Tuesday, 10 September 2019

A new proposition needs a new mandate.

Leave won the referendum by a slim but respectable majority. There was a mandate to leave the EU. Leaving without a deal was a fringe thing. Then Brexiters started to realise that any deal would be, according to their own red lines, a bad deal. They wouldn't compromise and didn't see the need to compromise.

Those at the top of the Brexit food chain then decided amongst themselves that not only could we cope with no deal, it was inherently desirable, preferable to a deal and from there on in no deal Brexit became the only One True Brexit.

To Brexiters, no deal had become the ultimate escapism - to hide from the truth that if we wanted to maintain a viable trade relationship, preserving open borders on the Irish frontier, a compromise was necessary that would dampen their post-Brexit deregulation and liberalisation ambitions.

This puts the Brexiters in full tantrum mode, branding Theresa May a remainer and Olly Robbins a traitor. A bile filled lash-out at the adults in the room trying to navigate their way through intractable dilemmas. It was easy for the Brexiters to paint this narrative by deyong these dilemmas even existed. They took to writing in The Telegraph, Times, Spectator and elsewhere to tell us that "WTO rules" allowed us to trade as normal and we have nothing to fear.

Previously we had seen parliament dragging its heels, reluctantly passing the necessary legislation to enact Brexit, but as it became apparent that no deal was the primary objective of leavers, that parliamentary reluctance turned to outright hostility to Brexit. Leavers shifted the goalposts and the process became ever more polarised. A fight to the death.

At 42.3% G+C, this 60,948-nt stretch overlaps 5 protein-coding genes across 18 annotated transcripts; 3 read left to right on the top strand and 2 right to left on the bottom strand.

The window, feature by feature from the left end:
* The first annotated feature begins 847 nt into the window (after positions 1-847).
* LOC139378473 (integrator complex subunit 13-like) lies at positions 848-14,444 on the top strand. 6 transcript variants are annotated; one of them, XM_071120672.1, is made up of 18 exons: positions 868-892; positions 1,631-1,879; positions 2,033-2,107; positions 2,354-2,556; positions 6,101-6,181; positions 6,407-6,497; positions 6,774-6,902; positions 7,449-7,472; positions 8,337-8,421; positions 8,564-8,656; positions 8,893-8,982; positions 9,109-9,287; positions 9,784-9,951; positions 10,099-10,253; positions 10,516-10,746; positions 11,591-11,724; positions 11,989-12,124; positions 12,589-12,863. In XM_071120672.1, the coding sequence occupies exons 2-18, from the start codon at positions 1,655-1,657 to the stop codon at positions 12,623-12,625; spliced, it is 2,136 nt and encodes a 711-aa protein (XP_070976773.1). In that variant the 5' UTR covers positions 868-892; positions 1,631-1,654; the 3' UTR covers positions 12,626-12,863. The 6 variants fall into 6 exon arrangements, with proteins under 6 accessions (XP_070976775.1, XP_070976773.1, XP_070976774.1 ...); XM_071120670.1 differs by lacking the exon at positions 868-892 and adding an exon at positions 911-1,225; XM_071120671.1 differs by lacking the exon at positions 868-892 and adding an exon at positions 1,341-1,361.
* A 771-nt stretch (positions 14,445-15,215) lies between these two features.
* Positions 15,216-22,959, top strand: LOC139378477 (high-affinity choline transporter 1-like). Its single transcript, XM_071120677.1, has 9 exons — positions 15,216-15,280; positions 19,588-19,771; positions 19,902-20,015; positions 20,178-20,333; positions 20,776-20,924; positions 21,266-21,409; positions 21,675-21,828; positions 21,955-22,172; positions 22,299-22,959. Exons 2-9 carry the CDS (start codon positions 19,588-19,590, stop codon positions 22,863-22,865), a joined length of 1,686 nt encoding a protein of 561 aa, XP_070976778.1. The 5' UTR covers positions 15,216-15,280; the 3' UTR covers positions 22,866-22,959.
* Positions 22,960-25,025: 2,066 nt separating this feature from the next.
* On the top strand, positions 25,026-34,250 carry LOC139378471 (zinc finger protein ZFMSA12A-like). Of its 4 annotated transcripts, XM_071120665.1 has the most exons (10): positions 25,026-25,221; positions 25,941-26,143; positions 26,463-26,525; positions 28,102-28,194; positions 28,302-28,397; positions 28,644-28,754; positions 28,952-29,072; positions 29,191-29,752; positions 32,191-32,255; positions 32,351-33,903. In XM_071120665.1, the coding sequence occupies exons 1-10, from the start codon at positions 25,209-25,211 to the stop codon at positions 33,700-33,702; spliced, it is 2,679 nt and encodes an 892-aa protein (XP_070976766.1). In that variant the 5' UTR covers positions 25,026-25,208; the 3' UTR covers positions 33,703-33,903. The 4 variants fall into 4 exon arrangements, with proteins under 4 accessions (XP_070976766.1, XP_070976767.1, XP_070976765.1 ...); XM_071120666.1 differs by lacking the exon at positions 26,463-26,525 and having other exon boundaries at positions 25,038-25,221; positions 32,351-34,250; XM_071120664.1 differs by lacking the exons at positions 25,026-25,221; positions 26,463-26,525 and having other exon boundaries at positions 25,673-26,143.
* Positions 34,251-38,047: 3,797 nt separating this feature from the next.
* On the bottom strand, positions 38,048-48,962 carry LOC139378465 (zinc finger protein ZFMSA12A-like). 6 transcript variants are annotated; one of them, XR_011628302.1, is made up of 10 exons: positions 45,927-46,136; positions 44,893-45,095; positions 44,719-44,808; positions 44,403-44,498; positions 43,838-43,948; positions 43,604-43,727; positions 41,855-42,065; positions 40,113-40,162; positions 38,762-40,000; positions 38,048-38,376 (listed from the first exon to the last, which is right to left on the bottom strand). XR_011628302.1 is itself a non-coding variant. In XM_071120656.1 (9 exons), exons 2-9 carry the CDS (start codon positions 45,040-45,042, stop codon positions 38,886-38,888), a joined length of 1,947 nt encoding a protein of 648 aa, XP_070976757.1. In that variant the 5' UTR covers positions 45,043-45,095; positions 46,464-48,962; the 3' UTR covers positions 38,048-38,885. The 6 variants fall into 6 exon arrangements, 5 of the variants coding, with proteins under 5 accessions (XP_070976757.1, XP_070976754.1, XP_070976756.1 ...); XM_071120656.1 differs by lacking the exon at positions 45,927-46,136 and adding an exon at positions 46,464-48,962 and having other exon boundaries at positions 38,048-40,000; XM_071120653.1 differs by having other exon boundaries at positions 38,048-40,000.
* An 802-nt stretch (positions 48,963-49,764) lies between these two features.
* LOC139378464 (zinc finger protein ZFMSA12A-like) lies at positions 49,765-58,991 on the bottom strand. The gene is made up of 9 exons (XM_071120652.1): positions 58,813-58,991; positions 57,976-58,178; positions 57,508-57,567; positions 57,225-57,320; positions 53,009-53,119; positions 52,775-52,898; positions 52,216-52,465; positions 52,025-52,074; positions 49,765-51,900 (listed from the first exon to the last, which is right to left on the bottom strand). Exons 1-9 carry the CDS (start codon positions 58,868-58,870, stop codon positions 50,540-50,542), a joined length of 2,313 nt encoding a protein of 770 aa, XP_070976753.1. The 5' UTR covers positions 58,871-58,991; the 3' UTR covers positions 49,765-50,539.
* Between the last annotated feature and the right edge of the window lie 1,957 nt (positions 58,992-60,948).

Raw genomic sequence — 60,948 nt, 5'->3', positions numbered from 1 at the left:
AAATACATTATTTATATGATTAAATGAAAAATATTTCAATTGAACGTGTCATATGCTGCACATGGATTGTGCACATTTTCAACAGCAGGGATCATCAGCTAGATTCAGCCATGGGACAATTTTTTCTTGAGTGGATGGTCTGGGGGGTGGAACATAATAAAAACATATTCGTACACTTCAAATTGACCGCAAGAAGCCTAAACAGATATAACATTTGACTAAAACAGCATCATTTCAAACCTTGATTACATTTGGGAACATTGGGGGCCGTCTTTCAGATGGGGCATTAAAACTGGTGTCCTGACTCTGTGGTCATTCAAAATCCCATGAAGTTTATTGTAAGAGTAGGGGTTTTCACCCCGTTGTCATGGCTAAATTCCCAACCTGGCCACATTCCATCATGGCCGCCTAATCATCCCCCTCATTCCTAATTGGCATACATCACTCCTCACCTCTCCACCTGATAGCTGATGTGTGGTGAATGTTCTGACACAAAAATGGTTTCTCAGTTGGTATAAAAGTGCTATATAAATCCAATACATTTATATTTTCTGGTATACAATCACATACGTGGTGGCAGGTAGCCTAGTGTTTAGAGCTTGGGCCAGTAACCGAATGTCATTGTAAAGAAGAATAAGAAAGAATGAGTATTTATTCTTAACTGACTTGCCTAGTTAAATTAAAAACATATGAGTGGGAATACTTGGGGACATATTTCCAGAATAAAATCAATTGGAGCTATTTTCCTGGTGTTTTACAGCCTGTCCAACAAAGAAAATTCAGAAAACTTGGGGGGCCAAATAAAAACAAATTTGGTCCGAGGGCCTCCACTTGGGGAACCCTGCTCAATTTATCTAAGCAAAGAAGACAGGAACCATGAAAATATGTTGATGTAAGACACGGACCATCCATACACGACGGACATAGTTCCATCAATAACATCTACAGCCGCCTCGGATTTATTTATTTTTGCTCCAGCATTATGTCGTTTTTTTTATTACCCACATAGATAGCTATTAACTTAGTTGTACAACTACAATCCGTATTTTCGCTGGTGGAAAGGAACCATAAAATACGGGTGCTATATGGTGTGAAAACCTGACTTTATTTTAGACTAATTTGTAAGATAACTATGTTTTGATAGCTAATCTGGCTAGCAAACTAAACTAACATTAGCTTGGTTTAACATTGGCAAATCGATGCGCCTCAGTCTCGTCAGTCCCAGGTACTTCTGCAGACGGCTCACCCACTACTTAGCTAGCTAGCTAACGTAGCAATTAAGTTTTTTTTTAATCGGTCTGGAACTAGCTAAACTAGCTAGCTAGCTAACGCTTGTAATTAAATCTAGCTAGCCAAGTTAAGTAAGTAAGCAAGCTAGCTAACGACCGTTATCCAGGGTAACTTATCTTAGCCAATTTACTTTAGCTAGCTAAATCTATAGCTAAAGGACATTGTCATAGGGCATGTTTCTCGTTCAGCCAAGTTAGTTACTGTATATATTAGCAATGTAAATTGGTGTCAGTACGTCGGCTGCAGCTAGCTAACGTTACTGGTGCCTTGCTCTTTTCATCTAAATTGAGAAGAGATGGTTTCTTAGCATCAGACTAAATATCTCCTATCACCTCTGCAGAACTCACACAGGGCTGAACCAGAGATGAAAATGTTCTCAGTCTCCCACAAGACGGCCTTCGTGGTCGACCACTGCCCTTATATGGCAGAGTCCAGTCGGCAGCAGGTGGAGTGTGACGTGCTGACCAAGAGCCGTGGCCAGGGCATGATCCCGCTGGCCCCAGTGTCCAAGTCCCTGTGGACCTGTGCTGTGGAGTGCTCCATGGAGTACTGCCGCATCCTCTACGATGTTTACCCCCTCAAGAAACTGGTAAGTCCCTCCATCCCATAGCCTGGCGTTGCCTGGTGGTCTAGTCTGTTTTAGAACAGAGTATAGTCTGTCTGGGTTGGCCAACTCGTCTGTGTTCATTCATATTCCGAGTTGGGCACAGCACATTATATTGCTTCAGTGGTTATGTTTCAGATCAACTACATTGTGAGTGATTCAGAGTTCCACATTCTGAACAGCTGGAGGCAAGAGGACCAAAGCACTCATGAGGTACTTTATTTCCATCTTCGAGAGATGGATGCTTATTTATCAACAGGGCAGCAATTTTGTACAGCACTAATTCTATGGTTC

Here we must not forget that politics also played a large part in shaping parliament's view. They could and should have steered us toward a softer Brexit but Labour, conscious of offending its working class leaver voter base, would not commit to anything that would see us retain freedom of movement. Early on the most viable avenue (EEA Efta) was closed down by consensus, refusing to explore the possibilities of Article 112 as a means to reshape freedom of movement.

That avenue was never revisited as the debate was then absorbed by the withdrawal agreement where parliament would find virtually any excuse not to ratify it. The backstop looked too much like a customs union that would likely become the frontstop, and remainers claimed it didn't contain enough on workers rights and environmental protection. It wouldn't have mattered anyway. Parliament was not going to ratify it even if their demands had been met. Both sides were playing double or quits. At that point it it as a winner takes all contests where the national interest didn't get a look in.

This brings us to where we are now. Theresa May hit a roadblock so she had to step aside. Leavers believed Johnson was the man to ram it home. That out Brexit in trouble. Johnson immediately set about a purge of the Tory party, making fresh enemies in the process, hardening parliamentary opposition. Johnson's critical error was behaving like a PM who'd won an election with a fresh mandate.

This is where I find myself conflicted. Parliament should have got its act together far sooner and worked toward facilitating a viable outcome. They neglected to do so. But at the same time nobody can reasonably expect them to roll over and simply let a no deal Brexit happen unopposed.